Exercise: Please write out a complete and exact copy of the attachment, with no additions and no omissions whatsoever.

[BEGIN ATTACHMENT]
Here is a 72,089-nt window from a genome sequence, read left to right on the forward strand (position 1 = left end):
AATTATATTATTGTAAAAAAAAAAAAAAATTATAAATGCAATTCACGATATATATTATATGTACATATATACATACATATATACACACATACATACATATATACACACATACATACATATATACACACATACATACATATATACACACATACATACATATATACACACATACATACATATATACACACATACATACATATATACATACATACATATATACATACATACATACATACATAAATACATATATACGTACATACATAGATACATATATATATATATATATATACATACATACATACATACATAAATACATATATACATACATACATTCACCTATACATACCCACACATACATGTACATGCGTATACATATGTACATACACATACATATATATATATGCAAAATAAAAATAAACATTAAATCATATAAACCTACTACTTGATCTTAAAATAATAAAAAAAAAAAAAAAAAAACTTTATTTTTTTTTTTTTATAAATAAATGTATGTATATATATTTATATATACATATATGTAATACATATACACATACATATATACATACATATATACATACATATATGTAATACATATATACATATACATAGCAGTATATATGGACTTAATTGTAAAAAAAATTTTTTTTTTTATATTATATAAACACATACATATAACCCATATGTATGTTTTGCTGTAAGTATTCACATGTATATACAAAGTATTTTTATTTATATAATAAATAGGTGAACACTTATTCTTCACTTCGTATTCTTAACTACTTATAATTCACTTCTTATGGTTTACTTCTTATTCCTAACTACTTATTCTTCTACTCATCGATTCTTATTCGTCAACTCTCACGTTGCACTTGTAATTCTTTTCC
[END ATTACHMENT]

Here is a 72,089-nt window from a genome sequence, read left to right on the forward strand (position 1 = left end):
AATTATATTATTGTAAAAAAAAAAAAAAATTATAAATGCAATTCACGATATATATTATATGTACATATATACATACATATATACACACATACATACATATATACACACATACATACATATATACACACATACATACATATATACACACATACATACATATATACACACATACATACATATATACACACATACATACATATATACATACATACATATATACATACATACATACATACATAAATACATATATACGTACATACATAGATACATATATATATATATATATATACATACATACATACATACATAAATACATATATACATACATACATTCACCTATACATACCCACACATACATGTACATGCGTATACATATGTACATACACATACATATATATATATGCAAAATAAAAATAAACATTAAATCATATAAACCTACTACTTGATCTTAAAATAATAAAAAAAAAAAAAAAAAAACTTTATTTTTTTTTTTTTATAAATAAATGTATGTATATATATTTATATATACATATATGTAATACATATACACATACATATATACATACATATATACATACATATATGTAATACATATATACATATACATAGCAGTATATATGGACTTAATTGTAAAAAAAATTTTTTTTTTTATATTATATAAACACATACATATAACCCATATGTATGTTTTGCTGTAAGTATTCACATGTATATACAAAGTATTTTTATTTATATAATAAATAGGTGAACACTTATTCTTCACTTCGTATTCTTAACTACTTATAATTCACTTCTTATGGTTTACTTCTTATTCCTAACTACTTATTCTTCTACTCATCGATTCTTATTCGTCAACTCTCACGTTGCACTTGTAATTCTTTTCC